The School Board will review the request over the course of three work sessions before voting on the plan March 11. Much of the request was not a surprise to board members as they’ve discussed budget priorities and the new expenses at recent meetings — a practice that started in 2019 for the current budget.

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Local revenues for the division are projected to increase by about 5% while state revenues are expected to increase by 10%.

“As the result of the critical decisions the pandemic demanded, we became more efficient and resourceful in matching operational and instructional needs to fewer resources,” Haas wrote in a letter accompanying the funding request. “And a year later, as the result of better-than-expected economic results in our state and county, we are well-positioned to meet the highest expectations of our students and families and to restore greater competitive balance to our ability to recruit, develop, and support and retain exceptional employees.”

The funding request allocates $291,957 to create an in-house security program to replace the use of school resource officers and $355,880 to support a new requirement that all new teachers complete a Culturally Responsive Teaching micro-credential or earn their CRT certification within their first three years.

Those are the only new budget proposals. Historically, the division’s funding request has included a range of new programs or budget items, but the practice changed last year.

Similar to Haas’s pre-pandemic funding request, the spending plan is balanced. Last year was the first time in more than a decade that the division presented a request that didn’t have a gap between projected revenues and expenses.

If Haas’s request is adopted, it will be the first time the division’s operating budget exceeds $200 million.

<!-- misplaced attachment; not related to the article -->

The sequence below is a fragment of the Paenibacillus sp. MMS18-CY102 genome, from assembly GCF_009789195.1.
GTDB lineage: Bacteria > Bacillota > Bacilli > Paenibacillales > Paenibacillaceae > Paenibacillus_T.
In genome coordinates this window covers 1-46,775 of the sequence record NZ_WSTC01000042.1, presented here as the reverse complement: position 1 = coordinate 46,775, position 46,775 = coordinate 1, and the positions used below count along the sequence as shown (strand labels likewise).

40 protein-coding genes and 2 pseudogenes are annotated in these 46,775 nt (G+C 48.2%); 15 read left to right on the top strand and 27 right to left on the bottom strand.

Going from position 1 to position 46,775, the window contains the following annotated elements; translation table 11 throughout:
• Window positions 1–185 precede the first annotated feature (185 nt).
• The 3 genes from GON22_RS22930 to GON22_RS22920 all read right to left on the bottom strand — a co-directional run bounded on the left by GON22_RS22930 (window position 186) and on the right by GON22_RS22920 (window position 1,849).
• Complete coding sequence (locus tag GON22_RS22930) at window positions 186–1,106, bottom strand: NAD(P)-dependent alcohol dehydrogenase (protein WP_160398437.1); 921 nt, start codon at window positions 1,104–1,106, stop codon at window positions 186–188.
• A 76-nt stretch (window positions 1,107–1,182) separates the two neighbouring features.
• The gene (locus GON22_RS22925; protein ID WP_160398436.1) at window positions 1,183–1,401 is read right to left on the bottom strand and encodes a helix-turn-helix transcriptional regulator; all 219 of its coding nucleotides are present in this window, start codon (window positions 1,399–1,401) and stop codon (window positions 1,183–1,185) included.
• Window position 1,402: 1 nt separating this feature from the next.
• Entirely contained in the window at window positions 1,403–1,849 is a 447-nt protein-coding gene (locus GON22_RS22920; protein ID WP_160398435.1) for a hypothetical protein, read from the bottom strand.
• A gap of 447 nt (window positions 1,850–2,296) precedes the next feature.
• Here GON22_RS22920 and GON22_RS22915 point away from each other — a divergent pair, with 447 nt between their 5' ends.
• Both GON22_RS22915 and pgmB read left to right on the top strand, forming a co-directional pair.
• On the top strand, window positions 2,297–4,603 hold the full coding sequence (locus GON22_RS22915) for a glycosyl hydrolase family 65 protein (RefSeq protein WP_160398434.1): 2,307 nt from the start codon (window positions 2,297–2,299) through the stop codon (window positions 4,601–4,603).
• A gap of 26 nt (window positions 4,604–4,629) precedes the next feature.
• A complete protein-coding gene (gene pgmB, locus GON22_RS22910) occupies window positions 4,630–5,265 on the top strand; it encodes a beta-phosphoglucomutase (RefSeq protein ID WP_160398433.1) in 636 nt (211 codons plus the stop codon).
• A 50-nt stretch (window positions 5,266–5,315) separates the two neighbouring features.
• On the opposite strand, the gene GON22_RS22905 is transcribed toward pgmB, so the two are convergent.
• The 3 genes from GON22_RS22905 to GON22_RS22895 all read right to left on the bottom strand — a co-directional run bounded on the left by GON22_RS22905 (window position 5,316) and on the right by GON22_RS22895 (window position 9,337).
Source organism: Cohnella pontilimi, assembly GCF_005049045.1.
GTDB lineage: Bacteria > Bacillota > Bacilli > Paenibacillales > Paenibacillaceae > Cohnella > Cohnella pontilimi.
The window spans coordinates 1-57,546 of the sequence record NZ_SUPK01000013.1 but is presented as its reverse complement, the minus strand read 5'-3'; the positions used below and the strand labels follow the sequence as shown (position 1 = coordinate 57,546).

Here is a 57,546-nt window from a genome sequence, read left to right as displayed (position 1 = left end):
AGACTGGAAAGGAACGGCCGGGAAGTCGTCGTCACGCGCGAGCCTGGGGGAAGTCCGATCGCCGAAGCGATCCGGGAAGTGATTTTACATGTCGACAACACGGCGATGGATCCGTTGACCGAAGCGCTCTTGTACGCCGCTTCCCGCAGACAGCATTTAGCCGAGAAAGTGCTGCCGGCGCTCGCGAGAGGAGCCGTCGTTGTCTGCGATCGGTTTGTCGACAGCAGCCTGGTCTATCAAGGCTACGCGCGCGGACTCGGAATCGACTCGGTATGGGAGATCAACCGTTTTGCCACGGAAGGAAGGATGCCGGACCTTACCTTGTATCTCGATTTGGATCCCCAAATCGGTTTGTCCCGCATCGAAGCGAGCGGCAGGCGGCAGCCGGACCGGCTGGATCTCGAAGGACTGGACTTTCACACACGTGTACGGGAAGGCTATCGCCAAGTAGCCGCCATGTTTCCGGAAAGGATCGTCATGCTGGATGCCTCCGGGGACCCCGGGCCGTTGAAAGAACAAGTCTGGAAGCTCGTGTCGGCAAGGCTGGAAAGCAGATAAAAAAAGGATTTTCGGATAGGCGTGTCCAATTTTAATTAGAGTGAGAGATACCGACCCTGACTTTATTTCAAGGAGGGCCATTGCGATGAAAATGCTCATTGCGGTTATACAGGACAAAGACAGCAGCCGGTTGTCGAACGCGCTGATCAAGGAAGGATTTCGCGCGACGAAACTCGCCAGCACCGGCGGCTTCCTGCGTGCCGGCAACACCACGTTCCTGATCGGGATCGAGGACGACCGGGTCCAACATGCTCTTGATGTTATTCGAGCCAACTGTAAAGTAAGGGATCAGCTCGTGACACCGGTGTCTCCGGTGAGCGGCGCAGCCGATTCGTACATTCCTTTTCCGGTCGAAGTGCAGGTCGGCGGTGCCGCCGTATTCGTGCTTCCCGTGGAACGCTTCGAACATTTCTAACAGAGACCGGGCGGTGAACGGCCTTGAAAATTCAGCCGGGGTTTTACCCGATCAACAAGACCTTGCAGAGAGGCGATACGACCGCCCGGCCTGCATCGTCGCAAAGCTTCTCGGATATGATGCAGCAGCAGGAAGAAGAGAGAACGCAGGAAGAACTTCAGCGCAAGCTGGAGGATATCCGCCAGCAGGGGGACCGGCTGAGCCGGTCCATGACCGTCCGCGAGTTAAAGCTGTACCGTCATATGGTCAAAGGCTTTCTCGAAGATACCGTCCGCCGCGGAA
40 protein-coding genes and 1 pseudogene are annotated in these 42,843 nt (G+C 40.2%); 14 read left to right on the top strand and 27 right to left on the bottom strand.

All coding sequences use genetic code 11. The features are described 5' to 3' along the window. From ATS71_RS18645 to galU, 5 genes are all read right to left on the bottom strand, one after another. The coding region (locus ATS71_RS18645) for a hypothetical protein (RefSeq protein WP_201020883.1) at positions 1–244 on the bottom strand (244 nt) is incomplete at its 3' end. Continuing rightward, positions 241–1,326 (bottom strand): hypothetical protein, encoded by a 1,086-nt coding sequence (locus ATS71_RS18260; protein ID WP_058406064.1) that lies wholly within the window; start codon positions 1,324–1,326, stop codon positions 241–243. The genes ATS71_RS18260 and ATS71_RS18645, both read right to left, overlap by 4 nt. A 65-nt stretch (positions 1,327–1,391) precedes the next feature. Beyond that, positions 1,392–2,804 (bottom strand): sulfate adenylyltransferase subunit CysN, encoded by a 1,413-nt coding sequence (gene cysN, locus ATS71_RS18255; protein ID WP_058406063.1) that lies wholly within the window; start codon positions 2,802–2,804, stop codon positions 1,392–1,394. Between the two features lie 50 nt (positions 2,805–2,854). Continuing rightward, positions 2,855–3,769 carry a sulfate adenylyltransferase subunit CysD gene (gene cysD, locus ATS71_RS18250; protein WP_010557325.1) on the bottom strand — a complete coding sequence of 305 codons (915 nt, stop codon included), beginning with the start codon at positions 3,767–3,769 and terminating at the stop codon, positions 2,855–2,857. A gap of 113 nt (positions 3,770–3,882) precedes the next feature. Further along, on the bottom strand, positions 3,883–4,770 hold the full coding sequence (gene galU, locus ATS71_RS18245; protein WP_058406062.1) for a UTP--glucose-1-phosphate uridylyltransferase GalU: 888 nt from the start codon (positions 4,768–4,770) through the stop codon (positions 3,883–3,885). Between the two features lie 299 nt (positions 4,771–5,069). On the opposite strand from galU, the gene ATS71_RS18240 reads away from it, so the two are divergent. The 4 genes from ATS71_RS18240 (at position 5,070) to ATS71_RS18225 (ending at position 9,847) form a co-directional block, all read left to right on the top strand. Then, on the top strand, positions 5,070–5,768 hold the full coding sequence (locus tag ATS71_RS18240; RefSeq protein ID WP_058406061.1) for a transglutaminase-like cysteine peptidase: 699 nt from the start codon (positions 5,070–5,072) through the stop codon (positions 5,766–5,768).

The budget proposal doesn’t rely on any federal stimulus funding. The division has received $9.8 million in CARES Act money, and Haas said $6.1 million will go toward learning recovery. That, combined with a projected $4.1 million surplus, will be used for summer programs as part of a plan to help students recover learning lost during the last year.

That plan is still in the works. However, Haas said the division is considering issuing a request for proposals for community organizations to provide the summer programs.

The funding request restores 6.5 full-time positions at the department level and funds 22 new full-time jobs. Fifteen department positions were cut in the current budget.

Restoring the operational and school cuts would cost $2.63 million, according to budget documents.

That includes bringing back two full-time general classroom and school positions to reduce class sizes to pre-pandemic levels, as well as hiring five more teachers as a contingency if enrollment is higher than expected.

Because of the enrollment fluctuations, the division isn’t planning to change the staffing allocations for certain school-based positions.

To accommodate growth among students who don’t speak English as their first language and in special education enrollment, the division wants to hire 10 more teachers — five for each program.

Last year, division staff said that about 12 full-time positions were needed to address the special education enrollment growth. Five were ultimately funded.

“The increase supports both an increase in staffing for growth, as well as supporting services that are appropriately serving children in their neighborhood schools (i.e. A-BASE and B-BASE service delivery models), thereby decreasing the need for private day and residential placements,” division staff wrote in the funding request.